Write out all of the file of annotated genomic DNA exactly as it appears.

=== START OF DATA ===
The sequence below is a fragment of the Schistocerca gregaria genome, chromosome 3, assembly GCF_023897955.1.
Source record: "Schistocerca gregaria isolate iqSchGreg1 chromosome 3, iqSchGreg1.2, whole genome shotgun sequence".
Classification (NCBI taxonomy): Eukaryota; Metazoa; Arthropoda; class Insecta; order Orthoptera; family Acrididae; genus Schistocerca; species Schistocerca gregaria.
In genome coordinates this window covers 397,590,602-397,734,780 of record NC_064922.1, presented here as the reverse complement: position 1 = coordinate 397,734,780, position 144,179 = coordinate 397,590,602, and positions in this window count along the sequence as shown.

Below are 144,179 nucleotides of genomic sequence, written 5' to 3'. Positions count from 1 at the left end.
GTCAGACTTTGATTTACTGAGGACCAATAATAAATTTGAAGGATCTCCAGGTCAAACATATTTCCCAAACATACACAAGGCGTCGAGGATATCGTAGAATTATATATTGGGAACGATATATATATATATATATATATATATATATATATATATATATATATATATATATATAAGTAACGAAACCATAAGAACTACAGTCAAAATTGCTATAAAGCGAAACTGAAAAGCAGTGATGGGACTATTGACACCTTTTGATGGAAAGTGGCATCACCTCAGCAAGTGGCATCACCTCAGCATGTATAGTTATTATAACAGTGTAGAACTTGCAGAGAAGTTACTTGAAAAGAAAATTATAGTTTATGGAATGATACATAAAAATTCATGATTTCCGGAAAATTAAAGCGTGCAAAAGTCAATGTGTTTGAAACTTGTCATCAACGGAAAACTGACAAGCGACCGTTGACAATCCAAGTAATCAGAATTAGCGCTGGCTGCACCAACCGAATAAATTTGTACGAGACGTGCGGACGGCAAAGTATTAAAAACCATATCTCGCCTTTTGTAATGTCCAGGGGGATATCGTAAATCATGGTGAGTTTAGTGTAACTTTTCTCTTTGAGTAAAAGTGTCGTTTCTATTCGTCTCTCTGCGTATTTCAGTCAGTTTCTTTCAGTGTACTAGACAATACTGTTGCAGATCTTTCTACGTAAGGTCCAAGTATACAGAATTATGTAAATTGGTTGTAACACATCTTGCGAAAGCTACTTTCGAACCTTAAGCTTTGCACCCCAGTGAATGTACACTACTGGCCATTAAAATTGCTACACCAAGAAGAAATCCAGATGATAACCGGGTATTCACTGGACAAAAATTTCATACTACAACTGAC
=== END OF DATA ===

The sequence below is a fragment of the Schistocerca gregaria genome, chromosome 3, assembly GCF_023897955.1.
Source record: "Schistocerca gregaria isolate iqSchGreg1 chromosome 3, iqSchGreg1.2, whole genome shotgun sequence".
Classification (NCBI taxonomy): Eukaryota; Metazoa; Arthropoda; class Insecta; order Orthoptera; family Acrididae; genus Schistocerca; species Schistocerca gregaria.
In genome coordinates this window covers 397,590,602-397,734,780 of record NC_064922.1, presented here as the reverse complement: position 1 = coordinate 397,734,780, position 144,179 = coordinate 397,590,602, and positions in this window count along the sequence as shown.

Below are 144,179 nucleotides of genomic sequence, written 5' to 3'. Positions count from 1 at the left end.
GTCAGACTTTGATTTACTGAGGACCAATAATAAATTTGAAGGATCTCCAGGTCAAACATATTTCCCAAACATACACAAGGCGTCGAGGATATCGTAGAATTATATATTGGGAACGATATATATATATATATATATATATATATATATATATATATATATATATATATATATAAGTAACGAAACCATAAGAACTACAGTCAAAATTGCTATAAAGCGAAACTGAAAAGCAGTGATGGGACTATTGACACCTTTTGATGGAAAGTGGCATCACCTCAGCAAGTGGCATCACCTCAGCATGTATAGTTATTATAACAGTGTAGAACTTGCAGAGAAGTTACTTGAAAAGAAAATTATAGTTTATGGAATGATACATAAAAATTCATGATTTCCGGAAAATTAAAGCGTGCAAAAGTCAATGTGTTTGAAACTTGTCATCAACGGAAAACTGACAAGCGACCGTTGACAATCCAAGTAATCAGAATTAGCGCTGGCTGCACCAACCGAATAAATTTGTACGAGACGTGCGGACGGCAAAGTATTAAAAACCATATCTCGCCTTTTGTAATGTCCAGGGGGATATCGTAAATCATGGTGAGTTTAGTGTAACTTTTCTCTTTGAGTAAAAGTGTCGTTTCTATTCGTCTCTCTGCGTATTTCAGTCAGTTTCTTTCAGTGTACTAGACAATACTGTTGCAGATCTTTCTACGTAAGGTCCAAGTATACAGAATTATGTAAATTGGTTGTAACACATCTTGCGAAAGCTACTTTCGAACCTTAAGCTTTGCACCCCAGTGAATGTACACTACTGGCCATTAAAATTGCTACACCAAGAAGAAATCCAGATGATAACCGGGTATTCACTGGACAAAAATTTCATACTACAACTGAC